Ranhagen, U., 2014. Five new towns in Shanghai: Present situation and future perspectives. Kungliga Tekniska högskolan.

Pulselli, R.M., Broersma, S., Martin, C.L., Keeffe, G., Bastianoni, S. and van den Dobbelsteen, A., 2021. Future city visions. The energy transition towards carbon-neutrality: Lessons learned from the case of Roeselare, Belgium. Renewable and Sustainable Energy Reviews, 137, p.110612.

Zhou, K. and Li, Y., 2019. Carbon finance and carbon market in China: Progress and challenges. Journal of Cleaner Production, 214, pp.536-549.

Liu, Z., Deng, Z., He, G., Wang, H., Zhang, X., Lin, J., Qi, Y. and Liang, X., 2022. Challenges and opportunities for carbon neutrality in China. Nature Reviews Earth & Environment, 3(2), pp.141-155.

Wang, F., Harindintwali, J.D., Yuan, Z., Wang, M., Wang, F., Li, S., Yin, Z., Huang, L., Fu, Y., Li, L. and Chang, S.X., 2021. Technologies and perspectives for achieving carbon neutrality. The Innovation, 2(4).

Zhang, L., Hou, P. and Qiang, D., 2022. Transit-Oriented Development in New Towns: Identifying Its Association with Urban Function in Shanghai, China. Buildings, 12(9), p.1394.

Wu, S.S., Zhuang, Y., Chen, J., Wang, W., Bai, Y. and Lo, S.M., 2019. Rethinking bus-to-metro accessibility in new town development: Case studies in Shanghai. Cities, 94, pp.211-224.

Yi, L., Bai, N., Yang, L., Li, Z. and Wang, F., 2020. Evaluation on the effectiveness of China’s pilot carbon market policy. Journal of Cleaner Production, 246, p.119039.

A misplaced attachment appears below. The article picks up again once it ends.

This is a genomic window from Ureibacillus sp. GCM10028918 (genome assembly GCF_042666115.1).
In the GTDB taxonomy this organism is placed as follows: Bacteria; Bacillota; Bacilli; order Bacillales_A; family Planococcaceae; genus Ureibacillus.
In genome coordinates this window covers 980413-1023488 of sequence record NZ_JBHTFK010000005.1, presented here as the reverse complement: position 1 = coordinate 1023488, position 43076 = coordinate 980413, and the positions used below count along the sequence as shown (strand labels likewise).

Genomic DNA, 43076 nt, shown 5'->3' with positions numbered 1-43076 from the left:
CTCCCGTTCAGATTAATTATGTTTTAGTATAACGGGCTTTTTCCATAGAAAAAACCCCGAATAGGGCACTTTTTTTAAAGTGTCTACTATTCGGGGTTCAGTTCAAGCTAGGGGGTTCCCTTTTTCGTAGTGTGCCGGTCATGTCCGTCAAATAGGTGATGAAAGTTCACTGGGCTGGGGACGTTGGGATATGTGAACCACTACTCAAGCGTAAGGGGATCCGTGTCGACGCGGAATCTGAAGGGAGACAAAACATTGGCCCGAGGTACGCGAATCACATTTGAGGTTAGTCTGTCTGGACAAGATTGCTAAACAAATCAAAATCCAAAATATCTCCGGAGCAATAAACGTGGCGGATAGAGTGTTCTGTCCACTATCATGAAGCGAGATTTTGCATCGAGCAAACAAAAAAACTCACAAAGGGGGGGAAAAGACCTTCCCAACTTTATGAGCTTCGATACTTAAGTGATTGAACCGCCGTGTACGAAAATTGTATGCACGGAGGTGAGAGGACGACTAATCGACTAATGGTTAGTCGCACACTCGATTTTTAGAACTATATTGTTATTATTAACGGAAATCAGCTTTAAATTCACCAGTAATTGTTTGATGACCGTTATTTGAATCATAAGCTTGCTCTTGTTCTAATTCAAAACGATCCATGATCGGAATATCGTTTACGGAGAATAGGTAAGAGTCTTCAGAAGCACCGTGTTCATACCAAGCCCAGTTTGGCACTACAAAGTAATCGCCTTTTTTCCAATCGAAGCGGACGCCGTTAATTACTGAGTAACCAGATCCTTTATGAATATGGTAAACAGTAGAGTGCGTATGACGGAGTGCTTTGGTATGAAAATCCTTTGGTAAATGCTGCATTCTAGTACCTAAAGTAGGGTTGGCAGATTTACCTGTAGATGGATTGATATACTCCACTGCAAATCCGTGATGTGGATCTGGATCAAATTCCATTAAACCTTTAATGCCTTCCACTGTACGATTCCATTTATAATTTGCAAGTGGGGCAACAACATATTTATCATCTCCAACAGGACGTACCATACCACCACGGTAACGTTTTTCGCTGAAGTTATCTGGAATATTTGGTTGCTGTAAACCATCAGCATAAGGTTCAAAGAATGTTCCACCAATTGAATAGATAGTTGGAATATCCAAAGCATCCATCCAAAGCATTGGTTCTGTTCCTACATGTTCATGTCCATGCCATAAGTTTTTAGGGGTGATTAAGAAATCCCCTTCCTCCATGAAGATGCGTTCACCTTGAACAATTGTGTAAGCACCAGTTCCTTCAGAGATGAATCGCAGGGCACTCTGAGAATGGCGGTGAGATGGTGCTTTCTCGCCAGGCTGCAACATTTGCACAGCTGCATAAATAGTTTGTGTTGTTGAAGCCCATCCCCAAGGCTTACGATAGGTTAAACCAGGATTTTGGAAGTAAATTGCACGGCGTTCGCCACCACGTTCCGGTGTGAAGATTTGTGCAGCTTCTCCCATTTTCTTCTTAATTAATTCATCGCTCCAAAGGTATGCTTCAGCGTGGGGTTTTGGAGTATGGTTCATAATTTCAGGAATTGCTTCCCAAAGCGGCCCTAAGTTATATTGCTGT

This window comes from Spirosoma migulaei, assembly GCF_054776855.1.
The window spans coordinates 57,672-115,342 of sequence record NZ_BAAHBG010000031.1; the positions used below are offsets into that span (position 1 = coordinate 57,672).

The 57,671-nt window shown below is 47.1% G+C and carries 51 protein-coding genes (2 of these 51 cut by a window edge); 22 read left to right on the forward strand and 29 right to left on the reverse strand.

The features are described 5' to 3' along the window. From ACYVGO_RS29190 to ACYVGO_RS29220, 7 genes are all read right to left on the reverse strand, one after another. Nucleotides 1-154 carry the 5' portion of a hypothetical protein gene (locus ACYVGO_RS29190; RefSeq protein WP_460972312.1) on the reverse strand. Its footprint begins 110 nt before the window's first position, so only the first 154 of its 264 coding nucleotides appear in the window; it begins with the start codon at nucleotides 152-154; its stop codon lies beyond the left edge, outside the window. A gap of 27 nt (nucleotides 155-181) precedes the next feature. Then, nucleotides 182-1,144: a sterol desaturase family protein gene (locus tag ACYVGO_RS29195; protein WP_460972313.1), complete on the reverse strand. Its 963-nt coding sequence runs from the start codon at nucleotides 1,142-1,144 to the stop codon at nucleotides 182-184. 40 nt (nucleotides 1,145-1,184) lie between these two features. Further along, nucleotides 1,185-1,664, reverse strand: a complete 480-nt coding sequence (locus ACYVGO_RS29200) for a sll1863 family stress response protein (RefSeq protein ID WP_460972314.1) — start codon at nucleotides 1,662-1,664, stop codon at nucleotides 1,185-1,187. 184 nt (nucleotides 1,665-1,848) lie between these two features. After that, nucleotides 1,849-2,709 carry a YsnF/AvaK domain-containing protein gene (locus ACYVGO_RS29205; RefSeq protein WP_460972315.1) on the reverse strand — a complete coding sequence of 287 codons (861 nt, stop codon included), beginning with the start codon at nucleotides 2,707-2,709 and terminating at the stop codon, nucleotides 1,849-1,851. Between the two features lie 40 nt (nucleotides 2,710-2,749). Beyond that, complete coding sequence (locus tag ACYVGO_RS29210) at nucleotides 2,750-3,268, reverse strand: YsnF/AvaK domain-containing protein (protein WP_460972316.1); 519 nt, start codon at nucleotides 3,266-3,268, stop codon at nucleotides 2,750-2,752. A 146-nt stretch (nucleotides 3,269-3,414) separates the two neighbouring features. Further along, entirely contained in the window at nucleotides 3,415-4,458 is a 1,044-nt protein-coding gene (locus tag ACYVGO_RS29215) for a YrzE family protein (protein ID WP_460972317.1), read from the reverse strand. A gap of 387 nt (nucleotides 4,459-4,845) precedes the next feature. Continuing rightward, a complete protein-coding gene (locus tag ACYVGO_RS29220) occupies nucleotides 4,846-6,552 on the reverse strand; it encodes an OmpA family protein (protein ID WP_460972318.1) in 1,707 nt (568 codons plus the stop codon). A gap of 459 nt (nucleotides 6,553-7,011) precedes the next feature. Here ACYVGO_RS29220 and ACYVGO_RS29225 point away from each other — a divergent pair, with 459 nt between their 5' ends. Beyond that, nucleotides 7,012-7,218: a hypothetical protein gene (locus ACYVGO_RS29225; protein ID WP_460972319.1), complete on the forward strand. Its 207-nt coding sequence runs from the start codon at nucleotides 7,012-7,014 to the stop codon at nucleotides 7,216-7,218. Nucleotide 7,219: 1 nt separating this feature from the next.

Seelig, S., 2011. A master plan for low carbon and resilient housing: The 35 ha area in Hashtgerd New Town, Iran. Cities, 28(6), pp.545-556.

Nieuwenhuijsen, M.J., 2020. Urban and transport planning pathways to carbon neutral, liveable and healthy cities; A review of the current evidence. Environment international, 140, p.105661.

Jorgenson, A.K., Auerbach, D. and Clark, B., 2014. The (de-) carbonization of urbanization, 1960–2010. Climatic Change, 127, pp.561-575.

Huang, B., Xing, K., Ness, D., Liao, L., Huang, K., Xie, P. and Huang, J., 2022. Rethinking carbon–neutral built environment: Urban dynamics and scenario analysis. Energy and Buildings, 255, p.111672.

Firman, T., 2004. New town development in Jakarta Metropolitan Region: a perspective of spatial segregation. Habitat international, 28(3), pp.349-368.

Merlin, P., 1980. The new town movement in Europe. The ANNALS of the American Academy of Political and Social Science, 451(1), pp.76-85.